In fact, according to Feng et al. (2017), major obstacles still exist in determining responses that mainly or specifically involve cytokinin signal transduction pathways, and this is because exogenous cytokinin applications evoke ethylene biosynthesis and most components of cytokinin signaling pathways are deemed highly redundant. Indeed, these issues have made it difficult to use biochemical, physiological or genetic approaches to investigate and elucidate cytokinin signaling, even under different environmental conditions, let alone signaling of individual hormones such as 6-BAP. Even though, the biochemical and physiological phytohormonal crosstalk occurring during the exposure of plants to drought stress are still not fully understood, exogenous treatment of plants with 6-BAP reveals widespread effects on morphological, physiological, and biochemical indices that ameliorated drought stress symptoms in plants (Ghaleh et al., 2020). Regulation was also observed in waterlogged maize, cultivar DengHai, following the application of 100 mgdm−3 6-BAP that resulted in changes on leaf protein abundance levels at the tasselling stage (Hu et al., 2020). Plant tissues take up 6-BAP actively as free-hormone in the cells with the exception of only small portions of it being transformed into small nucleotide forms (Centeno et al., 1998). The free 6-BAP remains active in the cells to trigger the induction and initiation of plant cell cycle, cell maturation and differentiation states of the basal and apical meristematic cells. Specifically, the presence of 6-BAP in water-stressed soybean plant tissues is necessary to induce antioxidant activity (El–Metwally et al., 2021) depending on the amount of exogenously applied 6-BAP. Furthermore, Hurny and Benková (2017), Amoanimaa-Dede et al. (2022), and Wang et al. (2022) reported that the application of appropriate amounts of 6-BAP at suitable growth periods relieves abiotic stress such as drought by modulating senescence associated with chlorophyll breakdowns, oxidative cell damage and inhibition of important enzyme activities.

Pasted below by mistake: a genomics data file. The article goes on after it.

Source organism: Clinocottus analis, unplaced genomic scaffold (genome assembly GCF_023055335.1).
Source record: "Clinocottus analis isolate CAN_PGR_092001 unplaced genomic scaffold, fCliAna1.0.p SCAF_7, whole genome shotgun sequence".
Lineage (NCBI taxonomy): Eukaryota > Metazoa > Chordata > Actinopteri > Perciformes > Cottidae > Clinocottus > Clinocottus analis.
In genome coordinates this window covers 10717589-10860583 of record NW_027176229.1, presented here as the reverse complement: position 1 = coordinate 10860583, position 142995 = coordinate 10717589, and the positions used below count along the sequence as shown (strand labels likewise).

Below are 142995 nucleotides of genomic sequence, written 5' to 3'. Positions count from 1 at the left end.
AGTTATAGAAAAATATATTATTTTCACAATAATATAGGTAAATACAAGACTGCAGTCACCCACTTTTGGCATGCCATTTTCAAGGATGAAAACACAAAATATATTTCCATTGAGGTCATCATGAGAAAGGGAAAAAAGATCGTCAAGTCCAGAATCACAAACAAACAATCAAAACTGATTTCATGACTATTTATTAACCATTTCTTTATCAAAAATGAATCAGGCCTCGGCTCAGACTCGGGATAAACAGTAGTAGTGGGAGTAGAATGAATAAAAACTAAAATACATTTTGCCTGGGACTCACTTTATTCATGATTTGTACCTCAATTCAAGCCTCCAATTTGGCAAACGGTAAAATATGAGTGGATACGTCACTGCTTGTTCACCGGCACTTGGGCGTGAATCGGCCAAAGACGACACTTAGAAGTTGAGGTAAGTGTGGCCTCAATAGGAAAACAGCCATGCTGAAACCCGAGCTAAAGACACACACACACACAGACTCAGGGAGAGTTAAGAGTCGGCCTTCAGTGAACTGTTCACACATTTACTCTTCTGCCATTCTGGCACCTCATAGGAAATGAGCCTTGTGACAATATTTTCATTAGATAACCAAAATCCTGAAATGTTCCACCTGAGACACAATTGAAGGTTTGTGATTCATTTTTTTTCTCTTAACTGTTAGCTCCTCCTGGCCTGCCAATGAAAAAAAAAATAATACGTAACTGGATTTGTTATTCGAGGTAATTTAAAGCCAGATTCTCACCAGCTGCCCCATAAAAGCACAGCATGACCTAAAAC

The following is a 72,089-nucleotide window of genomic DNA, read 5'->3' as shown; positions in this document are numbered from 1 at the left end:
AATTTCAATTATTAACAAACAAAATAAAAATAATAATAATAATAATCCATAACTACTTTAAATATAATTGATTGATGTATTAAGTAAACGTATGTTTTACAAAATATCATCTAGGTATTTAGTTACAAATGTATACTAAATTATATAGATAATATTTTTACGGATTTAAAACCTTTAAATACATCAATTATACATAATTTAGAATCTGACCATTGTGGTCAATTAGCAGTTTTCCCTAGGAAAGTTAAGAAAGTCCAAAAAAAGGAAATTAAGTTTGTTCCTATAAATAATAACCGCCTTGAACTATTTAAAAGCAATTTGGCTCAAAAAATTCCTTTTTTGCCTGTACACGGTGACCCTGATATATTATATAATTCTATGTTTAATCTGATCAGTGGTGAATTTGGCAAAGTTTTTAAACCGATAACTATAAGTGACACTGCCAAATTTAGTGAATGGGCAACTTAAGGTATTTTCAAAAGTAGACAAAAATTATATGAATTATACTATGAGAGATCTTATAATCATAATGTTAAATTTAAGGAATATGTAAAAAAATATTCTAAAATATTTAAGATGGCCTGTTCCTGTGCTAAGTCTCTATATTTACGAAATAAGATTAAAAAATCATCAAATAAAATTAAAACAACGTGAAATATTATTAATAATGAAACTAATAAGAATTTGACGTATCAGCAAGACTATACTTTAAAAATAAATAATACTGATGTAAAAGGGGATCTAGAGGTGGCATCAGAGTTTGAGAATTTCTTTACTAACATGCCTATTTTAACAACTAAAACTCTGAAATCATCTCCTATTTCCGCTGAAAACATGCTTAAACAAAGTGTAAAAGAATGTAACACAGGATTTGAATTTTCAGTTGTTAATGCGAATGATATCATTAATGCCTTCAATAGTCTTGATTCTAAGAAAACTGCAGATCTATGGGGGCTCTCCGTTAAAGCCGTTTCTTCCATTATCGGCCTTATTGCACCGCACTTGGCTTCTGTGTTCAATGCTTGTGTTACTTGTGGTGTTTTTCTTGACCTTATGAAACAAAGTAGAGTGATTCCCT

Conclusions and future perspectives

A great deal of work involving other cytokinins and 6-BAP have been reported, particularly, on cell division and differentiation, bud formation, shoot proliferation and direct/indirect somatic embryogenesis under controlled in vitro cell culture conditions in soybean (Phat et al., 2015; Raza et al., 2017; Mishra et al., 2020). In this review, an attempt was made to present current knowledge and improve the state of understanding of the role of synthetic cytokinin 6-BAP in modulating different drought-stress related cellular processes and its applications in horticulture for abiotic stress tolerance. 6-BAP regulate numerous cellular processes that influence the morphology, physiology, and yield of many plants, including recalcitrant crops such as soybean, with or without drought stress. Similar to other methods of crop improvement, seed priming or plant treatments with 6-BAP have to be encouraged to exploit its crucial influence on stress response during plant growth and development. The current trend clearly indicates that cytokinins remain less used as primers or in foliar applications despite the demand for low cost, environmentally friendly methods of improvement, and their natural influence on almost all of the developmental stages of plant life.